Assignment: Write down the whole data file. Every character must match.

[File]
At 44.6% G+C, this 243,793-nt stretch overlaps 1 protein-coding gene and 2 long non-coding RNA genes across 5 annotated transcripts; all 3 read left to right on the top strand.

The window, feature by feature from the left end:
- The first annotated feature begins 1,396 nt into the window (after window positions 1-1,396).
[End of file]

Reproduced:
At 44.6% G+C, this 243,793-nt stretch overlaps 1 protein-coding gene and 2 long non-coding RNA genes across 5 annotated transcripts; all 3 read left to right on the top strand.

The window, feature by feature from the left end:
- The first annotated feature begins 1,396 nt into the window (after window positions 1-1,396).